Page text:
Jimmy Hassell joined the group about six months later to replace Kin. Lorenzo was a keyboard and piano virtuoso. Hassell was a hard rock singer similar to Vassy, and physically resembled a friend of Terry's, actor Gary Busey. Both fit in well, without making the public impression of the original members. Around the time the new members hopped on board, Rogers formed his own label, Jolly Rogers distributed by MGM , Rogers retained the name when he started his own publishing company as a solo artist and the group left Reprise. The third single from the album, a version of Merle Haggard 's "Today I Started Loving You Again" reached the lower regions of the country charts in mid Then came a soundtrack from Rollin'.
Now in its second year, an album of live versions of the "Calico" songs and hits like "Ruby," "Reuben James" and "Just Dropped In" could have sold quite well, bringing proven hits to the Jolly Rogers label at the same time.
The album did not check the group's declining sales, and the TV show was soon canceled. The group increasingly played on the county fair circuit. It was decided that a new image far away from their TV persona was required.
Monumental tried to give them just this. Combining a wide variety of styles, it ranged from a Rogers-written rocker about prostitute "Morgana Jones" later rerecorded by Rogers for his album The Gambler in to the nostalgic "42nd Street.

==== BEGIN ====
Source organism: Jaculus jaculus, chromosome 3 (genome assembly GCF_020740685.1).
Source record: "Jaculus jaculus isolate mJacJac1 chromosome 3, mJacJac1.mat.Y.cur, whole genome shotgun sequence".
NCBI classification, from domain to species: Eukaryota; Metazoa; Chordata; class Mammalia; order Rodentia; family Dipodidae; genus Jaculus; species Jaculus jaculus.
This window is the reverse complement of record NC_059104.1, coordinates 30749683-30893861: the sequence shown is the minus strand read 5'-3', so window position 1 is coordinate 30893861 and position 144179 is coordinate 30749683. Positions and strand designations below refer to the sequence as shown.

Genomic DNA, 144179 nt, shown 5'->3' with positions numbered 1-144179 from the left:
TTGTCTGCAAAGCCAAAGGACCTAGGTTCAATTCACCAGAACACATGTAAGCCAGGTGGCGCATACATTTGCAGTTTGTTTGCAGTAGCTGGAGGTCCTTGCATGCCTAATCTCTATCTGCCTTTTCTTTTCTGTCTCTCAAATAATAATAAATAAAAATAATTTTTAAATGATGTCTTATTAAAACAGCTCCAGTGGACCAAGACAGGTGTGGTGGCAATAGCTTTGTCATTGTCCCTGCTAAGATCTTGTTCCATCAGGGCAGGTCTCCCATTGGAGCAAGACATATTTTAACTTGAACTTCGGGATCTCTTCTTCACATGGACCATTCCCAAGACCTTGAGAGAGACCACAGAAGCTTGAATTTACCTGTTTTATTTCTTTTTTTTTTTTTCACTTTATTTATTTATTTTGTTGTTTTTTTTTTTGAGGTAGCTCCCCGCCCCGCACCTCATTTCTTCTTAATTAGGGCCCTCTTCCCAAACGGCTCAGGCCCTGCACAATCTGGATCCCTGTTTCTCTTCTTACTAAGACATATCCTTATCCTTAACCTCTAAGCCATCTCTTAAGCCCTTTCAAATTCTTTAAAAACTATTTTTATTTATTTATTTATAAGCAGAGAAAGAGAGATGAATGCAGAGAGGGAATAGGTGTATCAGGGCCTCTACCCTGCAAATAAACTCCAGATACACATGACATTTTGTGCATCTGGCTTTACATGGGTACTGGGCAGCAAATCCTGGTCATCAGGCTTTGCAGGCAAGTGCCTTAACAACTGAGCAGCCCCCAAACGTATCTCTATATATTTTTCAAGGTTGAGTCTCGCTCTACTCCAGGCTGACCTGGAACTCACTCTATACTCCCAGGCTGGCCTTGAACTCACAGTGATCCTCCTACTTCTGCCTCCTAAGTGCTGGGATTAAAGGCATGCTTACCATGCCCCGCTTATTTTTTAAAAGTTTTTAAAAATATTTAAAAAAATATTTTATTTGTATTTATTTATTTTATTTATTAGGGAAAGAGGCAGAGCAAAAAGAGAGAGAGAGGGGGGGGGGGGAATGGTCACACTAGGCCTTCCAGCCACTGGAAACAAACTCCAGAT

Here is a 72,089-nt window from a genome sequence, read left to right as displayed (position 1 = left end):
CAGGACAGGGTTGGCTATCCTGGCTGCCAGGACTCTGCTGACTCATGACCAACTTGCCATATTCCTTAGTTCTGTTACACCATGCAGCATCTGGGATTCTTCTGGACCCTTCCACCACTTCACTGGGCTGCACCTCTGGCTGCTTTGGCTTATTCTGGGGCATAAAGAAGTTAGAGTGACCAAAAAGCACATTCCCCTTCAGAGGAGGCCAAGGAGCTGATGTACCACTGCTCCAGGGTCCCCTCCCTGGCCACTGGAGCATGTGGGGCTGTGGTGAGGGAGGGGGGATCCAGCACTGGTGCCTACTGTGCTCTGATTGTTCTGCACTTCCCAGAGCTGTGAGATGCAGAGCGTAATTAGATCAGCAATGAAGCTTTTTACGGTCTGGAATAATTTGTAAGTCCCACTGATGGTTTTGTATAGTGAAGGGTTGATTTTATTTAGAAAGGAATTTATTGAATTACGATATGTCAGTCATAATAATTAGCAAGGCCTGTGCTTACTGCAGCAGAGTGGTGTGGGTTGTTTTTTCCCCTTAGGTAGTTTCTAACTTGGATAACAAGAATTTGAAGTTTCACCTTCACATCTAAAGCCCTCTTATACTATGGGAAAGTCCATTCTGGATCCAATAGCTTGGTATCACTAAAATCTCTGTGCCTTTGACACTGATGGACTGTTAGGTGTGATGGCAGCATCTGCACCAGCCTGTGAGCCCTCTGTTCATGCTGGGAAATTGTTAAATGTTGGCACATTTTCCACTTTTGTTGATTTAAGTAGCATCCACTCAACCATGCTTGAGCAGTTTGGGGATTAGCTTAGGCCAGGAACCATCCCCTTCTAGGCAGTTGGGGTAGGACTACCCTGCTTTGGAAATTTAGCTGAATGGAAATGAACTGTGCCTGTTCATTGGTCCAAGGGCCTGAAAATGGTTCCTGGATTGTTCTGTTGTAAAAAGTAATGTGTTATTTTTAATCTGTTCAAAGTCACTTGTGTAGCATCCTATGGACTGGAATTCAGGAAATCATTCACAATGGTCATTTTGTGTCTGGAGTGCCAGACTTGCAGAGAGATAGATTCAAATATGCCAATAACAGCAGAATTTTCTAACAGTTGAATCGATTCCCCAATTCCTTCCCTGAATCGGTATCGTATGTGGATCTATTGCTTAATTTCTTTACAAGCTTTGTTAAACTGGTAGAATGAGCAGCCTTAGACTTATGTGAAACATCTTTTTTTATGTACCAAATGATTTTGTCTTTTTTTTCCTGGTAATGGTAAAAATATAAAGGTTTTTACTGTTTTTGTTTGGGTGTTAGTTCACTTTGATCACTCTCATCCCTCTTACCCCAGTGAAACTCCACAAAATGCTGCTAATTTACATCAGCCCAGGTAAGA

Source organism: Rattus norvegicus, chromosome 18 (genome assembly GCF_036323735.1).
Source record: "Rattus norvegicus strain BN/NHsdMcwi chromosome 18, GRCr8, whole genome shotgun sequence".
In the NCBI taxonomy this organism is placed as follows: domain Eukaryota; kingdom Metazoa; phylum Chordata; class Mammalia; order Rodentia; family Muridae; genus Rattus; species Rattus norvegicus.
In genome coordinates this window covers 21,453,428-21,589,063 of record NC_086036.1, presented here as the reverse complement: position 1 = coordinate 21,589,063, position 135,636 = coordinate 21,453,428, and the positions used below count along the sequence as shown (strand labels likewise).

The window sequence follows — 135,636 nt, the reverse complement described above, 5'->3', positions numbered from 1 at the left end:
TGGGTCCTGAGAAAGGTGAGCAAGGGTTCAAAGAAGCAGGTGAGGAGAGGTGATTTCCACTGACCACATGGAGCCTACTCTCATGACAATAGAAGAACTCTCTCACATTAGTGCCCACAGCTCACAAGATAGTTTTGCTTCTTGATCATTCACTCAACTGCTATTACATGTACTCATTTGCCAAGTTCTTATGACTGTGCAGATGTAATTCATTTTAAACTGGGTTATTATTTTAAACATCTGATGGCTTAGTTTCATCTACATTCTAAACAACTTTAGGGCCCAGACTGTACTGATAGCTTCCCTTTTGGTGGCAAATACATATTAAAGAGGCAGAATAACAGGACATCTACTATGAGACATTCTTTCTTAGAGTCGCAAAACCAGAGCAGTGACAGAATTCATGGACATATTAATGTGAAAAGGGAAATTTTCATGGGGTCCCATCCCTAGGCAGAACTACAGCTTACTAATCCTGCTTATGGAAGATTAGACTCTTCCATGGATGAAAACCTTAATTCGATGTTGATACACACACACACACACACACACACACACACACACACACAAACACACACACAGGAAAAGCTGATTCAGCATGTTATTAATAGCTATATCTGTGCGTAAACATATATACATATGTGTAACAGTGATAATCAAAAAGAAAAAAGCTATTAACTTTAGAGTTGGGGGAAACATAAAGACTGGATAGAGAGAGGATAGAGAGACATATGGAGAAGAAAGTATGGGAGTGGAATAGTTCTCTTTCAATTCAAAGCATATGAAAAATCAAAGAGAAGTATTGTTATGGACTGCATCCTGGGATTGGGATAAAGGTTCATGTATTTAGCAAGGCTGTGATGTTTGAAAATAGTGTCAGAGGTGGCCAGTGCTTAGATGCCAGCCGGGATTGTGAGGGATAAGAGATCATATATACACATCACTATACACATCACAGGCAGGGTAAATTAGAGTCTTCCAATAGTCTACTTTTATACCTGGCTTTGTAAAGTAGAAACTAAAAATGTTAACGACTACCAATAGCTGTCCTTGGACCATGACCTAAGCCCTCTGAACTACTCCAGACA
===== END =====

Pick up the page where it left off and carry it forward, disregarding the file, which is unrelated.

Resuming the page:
As he would continue to do in his solo career, Rogers cloaked some mature subject matter with a gentle delivery. The Dr. Though in tune with other music of the day, Monumental was one of their biggest sales failures in the United States, but in New Zealand it went gold.
Following on the local success of "Rollin'" and the understated ballad "Lady, Play Your Symphony," Kenny's rocking nursery rhyme "Lena Lookie" went to number six, and the group embarked on three New Zealand tours over the next two years.
As their domestic popularity continued to decline, Terry wanted to focus on the hard rockers that had done so well for them overseas. Kenny disagreed, wanting a more conservative agenda.
Kenny admitted in his book Making It with Music, that he perhaps should not have complained about MGM's poor distribution on a radio show, but despite their mounting problems, New Zealand continued to consider the First Edition as superstars. The problem was that they had to go halfway around the world to benefit from their success, and travel expenses ate a big chunk out of their profits.
The US LP was basically going to be the same but with two new cuts replacing the two songs reused from "Monumental. A mix of new songs and remakes possibly done because some songs were not available in New Zealand , "Love Woman" was now a hard rock jam featuring Jimmy on lead.
This arrangement was borrowed from the band's stage performances of Bill Haley 's "Rockin' Through the Rye". It was the band's ironic last single. It charted well, but again only in New Zealand.